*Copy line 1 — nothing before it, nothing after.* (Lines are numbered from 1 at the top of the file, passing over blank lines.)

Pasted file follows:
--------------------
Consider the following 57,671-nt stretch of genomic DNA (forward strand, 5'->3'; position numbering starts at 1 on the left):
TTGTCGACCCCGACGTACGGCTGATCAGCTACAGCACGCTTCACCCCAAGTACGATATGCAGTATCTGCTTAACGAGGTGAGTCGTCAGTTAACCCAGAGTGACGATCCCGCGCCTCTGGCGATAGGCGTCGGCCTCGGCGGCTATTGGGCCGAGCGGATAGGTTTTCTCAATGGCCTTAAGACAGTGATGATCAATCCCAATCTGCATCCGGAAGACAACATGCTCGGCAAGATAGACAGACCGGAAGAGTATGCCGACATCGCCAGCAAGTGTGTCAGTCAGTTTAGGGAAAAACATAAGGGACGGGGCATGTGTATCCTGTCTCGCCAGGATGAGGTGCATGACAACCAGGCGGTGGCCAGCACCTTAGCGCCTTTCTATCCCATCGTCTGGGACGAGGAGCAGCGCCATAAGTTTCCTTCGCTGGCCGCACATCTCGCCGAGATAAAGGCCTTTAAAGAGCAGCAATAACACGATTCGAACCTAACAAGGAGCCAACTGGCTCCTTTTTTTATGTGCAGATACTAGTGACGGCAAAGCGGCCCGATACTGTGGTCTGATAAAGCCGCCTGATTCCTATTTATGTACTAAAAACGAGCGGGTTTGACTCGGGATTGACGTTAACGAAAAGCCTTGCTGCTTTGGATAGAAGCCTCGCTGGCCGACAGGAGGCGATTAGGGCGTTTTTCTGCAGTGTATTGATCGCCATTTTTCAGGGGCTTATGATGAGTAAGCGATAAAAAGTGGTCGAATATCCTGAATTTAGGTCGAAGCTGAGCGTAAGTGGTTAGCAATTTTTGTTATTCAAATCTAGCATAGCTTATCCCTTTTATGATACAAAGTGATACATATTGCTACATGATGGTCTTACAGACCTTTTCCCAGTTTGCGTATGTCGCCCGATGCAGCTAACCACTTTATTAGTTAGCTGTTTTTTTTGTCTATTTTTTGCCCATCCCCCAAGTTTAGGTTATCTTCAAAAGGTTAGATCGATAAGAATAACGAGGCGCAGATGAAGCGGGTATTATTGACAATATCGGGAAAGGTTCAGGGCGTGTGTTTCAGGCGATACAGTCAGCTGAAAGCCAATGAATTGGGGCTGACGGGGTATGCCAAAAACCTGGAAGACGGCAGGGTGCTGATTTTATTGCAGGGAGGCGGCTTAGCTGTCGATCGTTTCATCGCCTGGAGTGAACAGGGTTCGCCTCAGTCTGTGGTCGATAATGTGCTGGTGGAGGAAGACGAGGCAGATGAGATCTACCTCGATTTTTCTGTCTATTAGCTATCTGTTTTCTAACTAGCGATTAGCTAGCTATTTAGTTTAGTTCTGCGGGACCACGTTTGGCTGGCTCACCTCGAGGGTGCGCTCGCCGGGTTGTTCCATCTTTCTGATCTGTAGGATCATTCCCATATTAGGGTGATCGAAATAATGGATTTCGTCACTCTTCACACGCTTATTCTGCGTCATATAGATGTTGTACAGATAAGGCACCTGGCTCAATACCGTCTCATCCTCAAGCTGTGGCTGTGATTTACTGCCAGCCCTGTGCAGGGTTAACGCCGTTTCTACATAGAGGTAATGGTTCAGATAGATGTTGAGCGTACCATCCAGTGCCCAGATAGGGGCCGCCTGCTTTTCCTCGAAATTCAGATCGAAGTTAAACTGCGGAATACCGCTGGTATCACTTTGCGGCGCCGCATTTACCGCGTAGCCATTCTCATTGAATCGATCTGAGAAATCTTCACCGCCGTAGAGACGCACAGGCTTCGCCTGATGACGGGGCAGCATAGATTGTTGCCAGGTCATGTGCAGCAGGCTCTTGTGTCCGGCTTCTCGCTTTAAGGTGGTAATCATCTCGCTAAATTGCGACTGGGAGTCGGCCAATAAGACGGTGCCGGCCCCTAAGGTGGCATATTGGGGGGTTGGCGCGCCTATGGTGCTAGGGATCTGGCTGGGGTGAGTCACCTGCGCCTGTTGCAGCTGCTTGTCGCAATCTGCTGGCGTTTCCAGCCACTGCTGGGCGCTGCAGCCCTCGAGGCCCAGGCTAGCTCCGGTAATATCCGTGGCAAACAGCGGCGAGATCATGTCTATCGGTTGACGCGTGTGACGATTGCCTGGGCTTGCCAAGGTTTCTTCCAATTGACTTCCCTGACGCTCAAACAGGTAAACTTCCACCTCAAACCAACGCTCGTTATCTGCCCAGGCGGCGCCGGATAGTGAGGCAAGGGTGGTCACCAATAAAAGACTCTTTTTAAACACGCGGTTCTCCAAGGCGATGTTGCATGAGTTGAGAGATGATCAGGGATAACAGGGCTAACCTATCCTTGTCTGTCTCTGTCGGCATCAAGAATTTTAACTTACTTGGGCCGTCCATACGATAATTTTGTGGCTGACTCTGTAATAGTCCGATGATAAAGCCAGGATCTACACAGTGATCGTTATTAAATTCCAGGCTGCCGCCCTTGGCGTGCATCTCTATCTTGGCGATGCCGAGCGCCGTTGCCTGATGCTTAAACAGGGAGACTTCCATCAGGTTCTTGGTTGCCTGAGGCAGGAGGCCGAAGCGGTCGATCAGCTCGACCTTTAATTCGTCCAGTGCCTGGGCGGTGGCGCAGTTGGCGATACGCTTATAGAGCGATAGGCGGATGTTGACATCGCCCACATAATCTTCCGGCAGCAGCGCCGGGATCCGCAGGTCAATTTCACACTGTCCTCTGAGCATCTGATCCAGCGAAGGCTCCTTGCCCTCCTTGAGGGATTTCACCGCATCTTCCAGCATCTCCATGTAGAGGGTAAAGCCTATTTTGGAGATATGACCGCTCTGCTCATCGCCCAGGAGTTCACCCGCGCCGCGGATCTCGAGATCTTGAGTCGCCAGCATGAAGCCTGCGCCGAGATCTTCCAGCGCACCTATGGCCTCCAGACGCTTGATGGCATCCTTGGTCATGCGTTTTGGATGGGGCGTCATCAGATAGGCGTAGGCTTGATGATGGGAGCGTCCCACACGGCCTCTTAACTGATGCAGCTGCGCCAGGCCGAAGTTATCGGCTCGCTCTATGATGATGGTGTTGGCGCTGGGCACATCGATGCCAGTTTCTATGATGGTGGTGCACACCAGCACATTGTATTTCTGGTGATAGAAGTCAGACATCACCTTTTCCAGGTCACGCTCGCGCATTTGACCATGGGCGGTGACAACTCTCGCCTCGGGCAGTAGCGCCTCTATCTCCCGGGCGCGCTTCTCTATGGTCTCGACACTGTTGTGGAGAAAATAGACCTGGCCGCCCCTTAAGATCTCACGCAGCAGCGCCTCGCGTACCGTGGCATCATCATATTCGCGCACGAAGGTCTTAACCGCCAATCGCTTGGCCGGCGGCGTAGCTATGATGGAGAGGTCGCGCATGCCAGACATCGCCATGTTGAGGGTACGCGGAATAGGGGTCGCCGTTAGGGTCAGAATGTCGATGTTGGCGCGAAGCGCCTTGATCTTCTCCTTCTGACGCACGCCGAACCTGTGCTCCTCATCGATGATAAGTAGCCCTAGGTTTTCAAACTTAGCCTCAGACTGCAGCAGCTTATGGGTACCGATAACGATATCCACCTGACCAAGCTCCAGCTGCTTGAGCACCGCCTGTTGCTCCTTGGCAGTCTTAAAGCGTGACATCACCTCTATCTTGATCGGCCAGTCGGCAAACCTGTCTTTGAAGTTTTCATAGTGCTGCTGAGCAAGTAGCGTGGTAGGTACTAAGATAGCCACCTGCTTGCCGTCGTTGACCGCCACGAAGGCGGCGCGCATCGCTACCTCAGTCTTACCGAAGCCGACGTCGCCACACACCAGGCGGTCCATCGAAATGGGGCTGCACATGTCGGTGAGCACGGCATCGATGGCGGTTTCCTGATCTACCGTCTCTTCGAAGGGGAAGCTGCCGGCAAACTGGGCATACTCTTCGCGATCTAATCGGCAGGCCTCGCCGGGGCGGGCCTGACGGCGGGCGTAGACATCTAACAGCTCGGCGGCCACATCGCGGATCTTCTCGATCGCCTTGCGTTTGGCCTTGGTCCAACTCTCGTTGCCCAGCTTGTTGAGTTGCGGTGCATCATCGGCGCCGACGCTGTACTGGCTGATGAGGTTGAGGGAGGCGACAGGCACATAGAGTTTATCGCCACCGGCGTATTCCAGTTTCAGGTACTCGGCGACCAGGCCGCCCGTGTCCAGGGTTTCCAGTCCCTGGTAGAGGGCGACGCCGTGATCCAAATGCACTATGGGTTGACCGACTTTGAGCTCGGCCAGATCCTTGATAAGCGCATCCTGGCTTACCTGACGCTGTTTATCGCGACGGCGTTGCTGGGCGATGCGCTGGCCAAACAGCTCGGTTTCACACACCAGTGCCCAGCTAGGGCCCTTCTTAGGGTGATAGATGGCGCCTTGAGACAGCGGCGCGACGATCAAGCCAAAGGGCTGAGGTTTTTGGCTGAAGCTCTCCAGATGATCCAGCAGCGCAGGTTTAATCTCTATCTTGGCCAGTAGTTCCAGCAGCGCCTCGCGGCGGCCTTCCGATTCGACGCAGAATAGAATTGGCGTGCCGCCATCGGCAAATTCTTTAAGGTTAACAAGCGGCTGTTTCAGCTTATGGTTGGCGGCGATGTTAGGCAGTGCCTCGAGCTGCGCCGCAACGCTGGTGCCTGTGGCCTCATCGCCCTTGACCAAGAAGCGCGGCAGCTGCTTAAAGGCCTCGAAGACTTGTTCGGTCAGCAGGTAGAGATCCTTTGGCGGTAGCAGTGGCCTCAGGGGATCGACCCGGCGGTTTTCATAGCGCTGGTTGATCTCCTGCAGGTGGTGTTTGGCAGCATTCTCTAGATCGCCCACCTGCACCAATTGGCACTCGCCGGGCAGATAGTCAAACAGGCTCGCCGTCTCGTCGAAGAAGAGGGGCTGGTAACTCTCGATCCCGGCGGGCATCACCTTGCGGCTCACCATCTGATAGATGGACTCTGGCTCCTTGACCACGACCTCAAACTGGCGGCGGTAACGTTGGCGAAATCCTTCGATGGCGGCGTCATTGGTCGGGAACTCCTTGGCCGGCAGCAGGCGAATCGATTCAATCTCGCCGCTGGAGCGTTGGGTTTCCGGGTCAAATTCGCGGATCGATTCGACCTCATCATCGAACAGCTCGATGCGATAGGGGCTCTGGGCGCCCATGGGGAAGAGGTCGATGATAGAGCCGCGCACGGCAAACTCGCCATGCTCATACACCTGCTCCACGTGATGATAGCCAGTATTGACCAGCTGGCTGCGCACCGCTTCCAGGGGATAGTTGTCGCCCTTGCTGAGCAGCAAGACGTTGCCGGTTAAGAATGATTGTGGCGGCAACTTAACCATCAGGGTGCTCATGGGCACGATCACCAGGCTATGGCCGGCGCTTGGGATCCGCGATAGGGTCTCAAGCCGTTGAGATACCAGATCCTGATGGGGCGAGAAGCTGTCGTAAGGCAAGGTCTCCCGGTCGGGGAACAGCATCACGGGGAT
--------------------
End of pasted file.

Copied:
Consider the following 57,671-nt stretch of genomic DNA (forward strand, 5'->3'; position numbering starts at 1 on the left):